Mr Wu said the company has also been very careful in its investments. "Every year, we assess many potential projects but we usually have to walk away because of key factors such as location and infrastructure. Being careful stood us in good stead because we are able to build a strong cash reserve that we can use when a good opportunity comes our way," he said.
He said that he saw the potential in the Singapore Flyer before deciding to buy it over. "It was the same feeling I got while standing in Pudong in 1990. The Flyer was in the right location with the potential to attract large numbers. Also the government has a tourism strategy that helped Straco see the bigger picture. That helped the turnaround," he said.
Straco worked hard to "tighten service levels and operating efficiency" and Mr Wu said he kept most of the Flyer's original operating staff, "who were and still are passionate about the Flyer".
"When I think of productivity at our attractions, it is not about reducing the headcount. In the service industry, there is only so much you can automate. You need the human touch to deliver good experience for visitors. For us, it is more about our front-line team and how they can continue to improve in service quality," he said.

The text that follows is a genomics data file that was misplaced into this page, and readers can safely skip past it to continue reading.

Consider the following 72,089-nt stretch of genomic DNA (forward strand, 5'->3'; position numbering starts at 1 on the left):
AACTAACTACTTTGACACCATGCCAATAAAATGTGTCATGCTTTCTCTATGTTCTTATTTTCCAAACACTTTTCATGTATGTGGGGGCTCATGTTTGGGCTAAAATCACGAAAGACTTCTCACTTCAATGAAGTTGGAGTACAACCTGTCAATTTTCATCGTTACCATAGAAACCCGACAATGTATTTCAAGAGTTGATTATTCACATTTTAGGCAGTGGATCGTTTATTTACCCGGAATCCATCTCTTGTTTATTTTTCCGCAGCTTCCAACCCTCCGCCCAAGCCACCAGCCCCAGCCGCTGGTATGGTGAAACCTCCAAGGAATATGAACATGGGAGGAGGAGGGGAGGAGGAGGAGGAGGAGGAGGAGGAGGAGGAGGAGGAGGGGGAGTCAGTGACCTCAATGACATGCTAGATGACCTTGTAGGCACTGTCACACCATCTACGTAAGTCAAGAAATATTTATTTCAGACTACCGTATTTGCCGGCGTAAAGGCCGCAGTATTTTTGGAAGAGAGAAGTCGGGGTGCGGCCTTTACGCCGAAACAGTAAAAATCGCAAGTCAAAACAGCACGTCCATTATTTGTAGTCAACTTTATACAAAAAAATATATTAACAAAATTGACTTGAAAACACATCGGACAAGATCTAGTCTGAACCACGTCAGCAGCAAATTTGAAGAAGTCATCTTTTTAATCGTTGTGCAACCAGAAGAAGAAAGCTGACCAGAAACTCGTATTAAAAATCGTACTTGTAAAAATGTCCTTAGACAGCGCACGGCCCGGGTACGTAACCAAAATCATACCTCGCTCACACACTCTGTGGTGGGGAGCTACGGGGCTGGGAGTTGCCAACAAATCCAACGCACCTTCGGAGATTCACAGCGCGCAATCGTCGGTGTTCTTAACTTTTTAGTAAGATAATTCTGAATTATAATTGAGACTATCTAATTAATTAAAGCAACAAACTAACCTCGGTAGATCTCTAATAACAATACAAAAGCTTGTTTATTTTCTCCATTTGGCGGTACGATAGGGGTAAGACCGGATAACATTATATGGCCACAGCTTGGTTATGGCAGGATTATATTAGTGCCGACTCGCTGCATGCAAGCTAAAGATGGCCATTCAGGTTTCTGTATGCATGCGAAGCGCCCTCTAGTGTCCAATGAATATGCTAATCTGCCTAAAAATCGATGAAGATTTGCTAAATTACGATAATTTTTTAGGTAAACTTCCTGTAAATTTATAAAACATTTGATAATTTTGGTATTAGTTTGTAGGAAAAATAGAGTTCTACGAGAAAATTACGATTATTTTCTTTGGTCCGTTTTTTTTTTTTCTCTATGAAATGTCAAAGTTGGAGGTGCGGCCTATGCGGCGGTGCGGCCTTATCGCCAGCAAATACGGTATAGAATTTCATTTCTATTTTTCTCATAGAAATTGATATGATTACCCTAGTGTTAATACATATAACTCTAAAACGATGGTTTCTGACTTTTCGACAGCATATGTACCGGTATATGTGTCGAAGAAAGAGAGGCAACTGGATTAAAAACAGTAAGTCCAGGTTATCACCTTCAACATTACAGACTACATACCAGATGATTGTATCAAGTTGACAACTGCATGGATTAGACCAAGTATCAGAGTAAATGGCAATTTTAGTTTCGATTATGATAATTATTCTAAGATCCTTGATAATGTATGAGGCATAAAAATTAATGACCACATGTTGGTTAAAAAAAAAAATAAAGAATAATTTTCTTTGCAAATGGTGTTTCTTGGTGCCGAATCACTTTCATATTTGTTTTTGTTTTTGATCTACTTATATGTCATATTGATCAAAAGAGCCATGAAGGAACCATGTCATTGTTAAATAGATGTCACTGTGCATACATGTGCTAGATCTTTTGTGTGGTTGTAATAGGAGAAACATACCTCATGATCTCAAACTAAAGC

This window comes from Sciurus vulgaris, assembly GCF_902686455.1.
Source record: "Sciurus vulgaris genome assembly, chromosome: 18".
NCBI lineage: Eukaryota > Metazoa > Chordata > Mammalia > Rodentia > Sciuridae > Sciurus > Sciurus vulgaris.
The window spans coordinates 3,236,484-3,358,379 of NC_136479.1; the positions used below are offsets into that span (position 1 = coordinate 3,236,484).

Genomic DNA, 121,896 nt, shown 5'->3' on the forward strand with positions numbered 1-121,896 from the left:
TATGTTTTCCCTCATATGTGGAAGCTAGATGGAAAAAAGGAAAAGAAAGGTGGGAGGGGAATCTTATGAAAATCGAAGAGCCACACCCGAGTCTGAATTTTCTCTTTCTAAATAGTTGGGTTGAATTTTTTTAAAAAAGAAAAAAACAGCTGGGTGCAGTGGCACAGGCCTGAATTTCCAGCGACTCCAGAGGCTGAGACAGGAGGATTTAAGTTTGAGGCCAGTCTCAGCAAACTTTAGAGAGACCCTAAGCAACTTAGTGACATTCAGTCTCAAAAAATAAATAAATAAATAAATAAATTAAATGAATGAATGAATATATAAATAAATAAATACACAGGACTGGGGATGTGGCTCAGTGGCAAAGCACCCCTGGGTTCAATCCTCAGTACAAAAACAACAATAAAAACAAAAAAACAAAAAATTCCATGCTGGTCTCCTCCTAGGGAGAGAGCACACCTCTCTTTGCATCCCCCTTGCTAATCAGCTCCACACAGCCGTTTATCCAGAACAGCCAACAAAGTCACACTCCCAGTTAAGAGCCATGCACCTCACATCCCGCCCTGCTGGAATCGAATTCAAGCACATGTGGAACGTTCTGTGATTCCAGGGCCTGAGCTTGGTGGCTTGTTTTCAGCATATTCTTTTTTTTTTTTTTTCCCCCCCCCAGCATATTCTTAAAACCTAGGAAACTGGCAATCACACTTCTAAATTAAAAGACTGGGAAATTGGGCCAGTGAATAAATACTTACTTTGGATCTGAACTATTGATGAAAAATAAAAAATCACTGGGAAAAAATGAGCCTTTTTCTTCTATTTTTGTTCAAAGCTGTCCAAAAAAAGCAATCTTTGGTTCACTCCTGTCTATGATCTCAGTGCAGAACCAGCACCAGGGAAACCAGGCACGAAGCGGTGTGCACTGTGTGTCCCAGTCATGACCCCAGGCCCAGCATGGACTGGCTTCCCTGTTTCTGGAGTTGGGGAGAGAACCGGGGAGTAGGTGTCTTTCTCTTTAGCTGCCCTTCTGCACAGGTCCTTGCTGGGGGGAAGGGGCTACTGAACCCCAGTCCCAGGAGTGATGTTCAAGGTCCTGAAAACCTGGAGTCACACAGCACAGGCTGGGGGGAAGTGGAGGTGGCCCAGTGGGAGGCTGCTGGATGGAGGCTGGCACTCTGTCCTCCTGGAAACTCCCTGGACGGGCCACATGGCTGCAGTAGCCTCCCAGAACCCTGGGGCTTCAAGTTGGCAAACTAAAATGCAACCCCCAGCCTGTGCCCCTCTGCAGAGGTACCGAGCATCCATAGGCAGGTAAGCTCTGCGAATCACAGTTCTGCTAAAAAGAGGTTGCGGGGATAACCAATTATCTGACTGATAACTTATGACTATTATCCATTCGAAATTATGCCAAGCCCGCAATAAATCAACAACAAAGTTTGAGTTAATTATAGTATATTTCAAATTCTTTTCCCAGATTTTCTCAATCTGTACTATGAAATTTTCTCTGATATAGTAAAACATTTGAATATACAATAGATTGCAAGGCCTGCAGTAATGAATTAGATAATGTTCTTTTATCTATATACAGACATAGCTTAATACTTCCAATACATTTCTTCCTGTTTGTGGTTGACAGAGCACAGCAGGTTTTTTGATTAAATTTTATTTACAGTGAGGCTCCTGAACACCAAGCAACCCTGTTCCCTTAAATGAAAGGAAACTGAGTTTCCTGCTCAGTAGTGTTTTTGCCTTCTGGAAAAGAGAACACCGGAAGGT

Mr Wu said Straco is constantly building for the future and his existing assets go through major revamps from time to time.
And building for the future does not only stop at his tourist attractions. "In China, we send our marine biologists to schools to teach the young about marine conservation. At home, I have sponsored a study award at the Yale-NUS College, which has been matched by a grant from the government. The reason I picked Yale is it was one of the first schools in the US to have a liberal arts programme for everyone starting tertiary education. This way, the young people learn to have a heart in everything they do, be it engineering, medicine or law," he said.